which has shown the ability to block or inhibit the cellular function of RAS
cells, considered precancerous cells.
Body Systems Targeted
The following body systems have all been effectively influenced by noni:
circulatory, digestive, respiratory, integumentary (skin), endocrine, immune,
nerbous and skeletal.
Current Forms Available
The forms of noni currently available include juice, dried capsulized and,
and oil. Noni plant constituents are sometimes offered in combination with other
herbs. Some products contain a percentage of the fruit, bark, root and seeds for
their individual therapeutic properties.
Extracts of M. citrifolia are considered safe if used
as directed; however, pregnant or nursing mothers should consult their
physicians before taking any supplement. High doses of root extracts may cause
constipation. Taking noni supplements with coffee, alcohol or nicotine is not
Ideally, noni extracts should be taken on an empty
stomach prior to meals. The process of digesting food can interfere with the
medicinal value of the alkaloid compounds found in noni, especially in its fruit
juice. Apparently, stomach acids and enzymes destroy the specific enzyme which
frees up the xeronine compound. Take noni supplements without food, coffee
nicotine or alcohol. Using supplements that have been made from unripened or
gree fruit is also considered preferable to the ripe fruit.
NONI: ITS USE AND HISTORY
Noni is tropical wandering plant indigenous to areas of Australia, Malaysia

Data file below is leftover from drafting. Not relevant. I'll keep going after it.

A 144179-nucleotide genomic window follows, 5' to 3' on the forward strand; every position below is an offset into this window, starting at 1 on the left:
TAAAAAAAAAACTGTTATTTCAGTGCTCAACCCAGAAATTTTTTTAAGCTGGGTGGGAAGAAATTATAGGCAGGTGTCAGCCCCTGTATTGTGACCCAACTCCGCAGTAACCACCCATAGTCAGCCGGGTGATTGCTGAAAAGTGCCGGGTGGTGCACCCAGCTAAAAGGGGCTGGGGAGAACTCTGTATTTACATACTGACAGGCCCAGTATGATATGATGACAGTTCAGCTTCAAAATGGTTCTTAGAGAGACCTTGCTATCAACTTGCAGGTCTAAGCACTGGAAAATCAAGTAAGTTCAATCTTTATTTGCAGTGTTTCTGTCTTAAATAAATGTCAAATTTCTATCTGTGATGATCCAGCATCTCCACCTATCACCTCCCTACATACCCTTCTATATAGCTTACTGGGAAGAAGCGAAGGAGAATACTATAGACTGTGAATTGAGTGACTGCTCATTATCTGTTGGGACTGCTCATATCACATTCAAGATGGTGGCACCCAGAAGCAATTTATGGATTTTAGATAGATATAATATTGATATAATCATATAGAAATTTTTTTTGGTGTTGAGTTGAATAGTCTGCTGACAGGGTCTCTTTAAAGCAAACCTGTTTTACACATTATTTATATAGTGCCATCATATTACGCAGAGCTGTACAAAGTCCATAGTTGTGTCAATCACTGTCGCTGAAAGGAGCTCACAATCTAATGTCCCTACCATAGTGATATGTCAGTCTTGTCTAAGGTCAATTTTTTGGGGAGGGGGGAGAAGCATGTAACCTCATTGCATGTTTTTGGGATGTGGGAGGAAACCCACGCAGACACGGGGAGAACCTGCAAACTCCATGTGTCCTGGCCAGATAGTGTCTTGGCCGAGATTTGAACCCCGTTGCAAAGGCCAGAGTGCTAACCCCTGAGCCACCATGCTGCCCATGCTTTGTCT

and Polynesia. It is considered native to Southeast Asia although it grows from
India to the eastern region of Polynesia. Morinda citrifolia has a long
history of medicinal use throughout these areas. It is thought to be the
"most widely and commonly used medicinal plant prior to the European
Centuries ago, the bush fruit was introduced to native Hawaiians, who
subsequently called it "noni" and considered its fruit and root as
prized medicinal agents. Among all Polynesian botanical agents of the 19th
and 20th centuries, noni has the widest array of medical
applications. Samoan and Hawaiian medical practitioners used noni for bowel
disorders (especially infant diarrhea, constipation, or intestinal parasites),
indigestion, skin inflammation, infection, mouth sores, fever, contusions and
sprains. Hawaiians commonly prepared noni tonics designed to treat diabetes,
stings, burns and fish poisoning. The herb’s remarkable ability to purge the